“Lessons for Teaching in the Environment and Community” is a regular series that explores how teachers can gain the confidence to go into the world outside of their classrooms for a substantial piece of their curricula.
Part 20: Beginning at the Beginning
by Jim Martin, CLEARING guest writer
n the last blog, we looked at planning an inquiry unit from the perspective of a student display, isolating the parts of the display and tracing them backwards. Now, let’s start at the beginning, and look at the inquiry unit as a scope and sequence. Until you’re comfortable taking your students out into the real world, it’s easy to forget some of the details in this kind of work until you’re on site, or waiting by the school for a bus you haven’t ordered. It happens!
It’s difficult, in the blog’s format, to construct a scope and sequence using a long timeline, so we’ll do it as a narrative. You might practice laying the parts out on a timeline, at least mentally, as the visual feedback often suggests things to do that you won’t notice as you read a narrative.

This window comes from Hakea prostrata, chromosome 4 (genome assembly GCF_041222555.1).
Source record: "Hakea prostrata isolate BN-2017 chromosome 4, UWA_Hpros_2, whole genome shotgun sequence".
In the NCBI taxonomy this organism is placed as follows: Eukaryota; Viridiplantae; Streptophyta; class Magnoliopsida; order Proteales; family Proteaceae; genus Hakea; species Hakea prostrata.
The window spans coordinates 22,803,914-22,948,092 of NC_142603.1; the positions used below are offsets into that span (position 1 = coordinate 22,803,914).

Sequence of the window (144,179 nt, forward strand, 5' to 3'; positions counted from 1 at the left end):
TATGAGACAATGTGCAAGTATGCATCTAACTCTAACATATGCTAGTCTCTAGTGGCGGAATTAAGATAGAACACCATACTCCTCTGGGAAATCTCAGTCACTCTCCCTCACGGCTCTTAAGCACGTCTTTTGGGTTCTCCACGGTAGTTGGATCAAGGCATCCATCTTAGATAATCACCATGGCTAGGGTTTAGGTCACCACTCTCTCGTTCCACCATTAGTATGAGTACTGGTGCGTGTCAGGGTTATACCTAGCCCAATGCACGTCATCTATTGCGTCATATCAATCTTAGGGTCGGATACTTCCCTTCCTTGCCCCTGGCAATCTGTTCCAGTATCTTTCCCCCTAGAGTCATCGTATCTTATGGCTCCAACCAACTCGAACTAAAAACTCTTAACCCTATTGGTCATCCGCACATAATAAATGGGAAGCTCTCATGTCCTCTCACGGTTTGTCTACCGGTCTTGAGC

Our reed distribution inquiry began with the Casual Observation. At least, as written. However, just getting to the site means you’ve ordered a bus and substitute, have talked with your students about safety, given specific directions about clothing and lunches, sent permission slips home for parents to sign and return, looked for equipment students might need, prepared student logs so they can record their experiences, done a preliminary site visit yourself, and prepared the substitute’s lessons.